FLORIDA | A Florida judge yesterday approved a settlement regarding the collapse of the Champlain Towers South condominium building in Surfside, Florida, that killed 98 people one year ago. The settlement sets up a $1.02 billion fund for people who lost family members in the building collapse, as well as those who suffered physical or mental injuries. [more]

VAPING | The U.S. Food and Drug Administration yesterday ordered vaping devices and pods from manufacturer Juul to be removed from the U.S. market. The FDA cited insufficient and conflicting data from Juul on genotoxicity and potentially harmful chemicals in the company's products as the reason for the move. [more]

TURKEY | Turkish officials say more than 2,500 firefighters are taking part in efforts to stop the spread of a wildfire burning near the southwestern Bordubet region of Turkey. The fire has been burning for three days and has consumed about 7,400 acres of forest. [more]

TITLE IX | Under new rules proposed yesterday by the Biden administration, the Title IX women's rights law would be clarified to ensure the law protects the rights of LGBTQ students, and victims of campus sexual assault would gain new protections. The proposed changes were announced on the 50th anniversary of the passage of the Title IX legislation. [more]

FRANCE | Reports say French rail transportation unions Sud Rail, CGT, and CFDT have called for a national railway worker strike on July 6 over pay issues. [more]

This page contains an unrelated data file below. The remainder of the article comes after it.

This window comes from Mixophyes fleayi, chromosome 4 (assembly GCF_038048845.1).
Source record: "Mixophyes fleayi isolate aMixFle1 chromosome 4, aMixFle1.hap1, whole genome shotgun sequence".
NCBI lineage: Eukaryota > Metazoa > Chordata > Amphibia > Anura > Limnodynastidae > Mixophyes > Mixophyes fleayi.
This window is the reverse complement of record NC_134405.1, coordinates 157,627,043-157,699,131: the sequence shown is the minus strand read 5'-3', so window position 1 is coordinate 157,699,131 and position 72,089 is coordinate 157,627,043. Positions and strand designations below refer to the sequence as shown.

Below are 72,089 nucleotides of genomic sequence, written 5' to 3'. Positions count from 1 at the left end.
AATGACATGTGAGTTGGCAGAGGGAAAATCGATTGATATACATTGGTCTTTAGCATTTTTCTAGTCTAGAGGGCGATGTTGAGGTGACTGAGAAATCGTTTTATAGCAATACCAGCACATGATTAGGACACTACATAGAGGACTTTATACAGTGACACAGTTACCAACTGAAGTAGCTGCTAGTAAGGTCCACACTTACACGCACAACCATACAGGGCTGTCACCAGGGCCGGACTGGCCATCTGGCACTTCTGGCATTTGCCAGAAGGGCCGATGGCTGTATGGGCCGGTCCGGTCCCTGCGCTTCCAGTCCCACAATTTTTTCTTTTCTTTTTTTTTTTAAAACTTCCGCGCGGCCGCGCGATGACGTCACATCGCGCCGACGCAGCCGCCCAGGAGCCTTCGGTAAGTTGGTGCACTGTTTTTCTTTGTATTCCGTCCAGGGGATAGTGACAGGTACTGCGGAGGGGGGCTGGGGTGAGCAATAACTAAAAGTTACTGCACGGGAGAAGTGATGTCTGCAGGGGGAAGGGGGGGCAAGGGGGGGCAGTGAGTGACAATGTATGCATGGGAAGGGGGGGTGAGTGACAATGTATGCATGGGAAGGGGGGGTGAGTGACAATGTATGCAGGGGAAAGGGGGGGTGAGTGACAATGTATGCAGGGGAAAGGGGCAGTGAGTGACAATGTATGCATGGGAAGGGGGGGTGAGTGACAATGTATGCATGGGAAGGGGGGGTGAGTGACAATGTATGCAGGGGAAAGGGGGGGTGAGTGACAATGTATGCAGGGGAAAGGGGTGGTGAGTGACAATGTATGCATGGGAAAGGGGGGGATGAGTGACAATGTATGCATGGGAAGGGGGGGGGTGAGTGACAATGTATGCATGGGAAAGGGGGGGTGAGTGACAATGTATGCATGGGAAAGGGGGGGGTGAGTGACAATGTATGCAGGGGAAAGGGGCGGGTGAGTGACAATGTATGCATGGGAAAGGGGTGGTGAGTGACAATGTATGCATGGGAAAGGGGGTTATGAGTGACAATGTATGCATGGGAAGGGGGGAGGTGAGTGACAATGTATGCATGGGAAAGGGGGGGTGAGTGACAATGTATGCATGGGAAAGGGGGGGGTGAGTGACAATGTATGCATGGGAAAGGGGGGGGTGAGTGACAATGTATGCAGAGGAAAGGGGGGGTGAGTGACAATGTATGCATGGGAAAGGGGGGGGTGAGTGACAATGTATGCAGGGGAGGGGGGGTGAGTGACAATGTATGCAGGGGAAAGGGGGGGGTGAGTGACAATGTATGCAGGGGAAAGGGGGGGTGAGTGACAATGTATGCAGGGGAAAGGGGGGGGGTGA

U.K. POLITICS | Conservative Party losses of two parliamentary seats in by-elections yesterday prompted Britain's Conservative Party Chairman Oliver Dowden to resign and intensified uncertainty regarding the leadership of Prime Minister Boris Johnson. [more]

MUSIC | Reports say rock band Pink Floyd is in talks to sell the rights to its music catalog for at least $500 million. [more]

BASKETBALL | The Orlando Magic selected Duke freshman Paolo Banchero as the No. 1 pick in last night's NBA draft. [more]

SOCCER | An Argentinian court ruled Wednesday that eight medical personnel involved in the care of soccer star Diego Maradona, who died while recovering from surgery in 2020, will face a public trial for criminal negligence. [more]

HOCKEY | The Colorado Avalanche face the Tampa Bay Lightning tonight in Game 5 of the 2022 Stanley Cup Final. Colorado leads the best-of-seven series, 3-1. [more]

TODAY IN HISTORY | On this date in 1812, French Emperor Napoleon—who had massed his troops in Poland in the spring to intimidate Russian Tsar Alexander I—and 600,000 troops of his Grand Army launched an ill-fated invasion of Russia. [more history]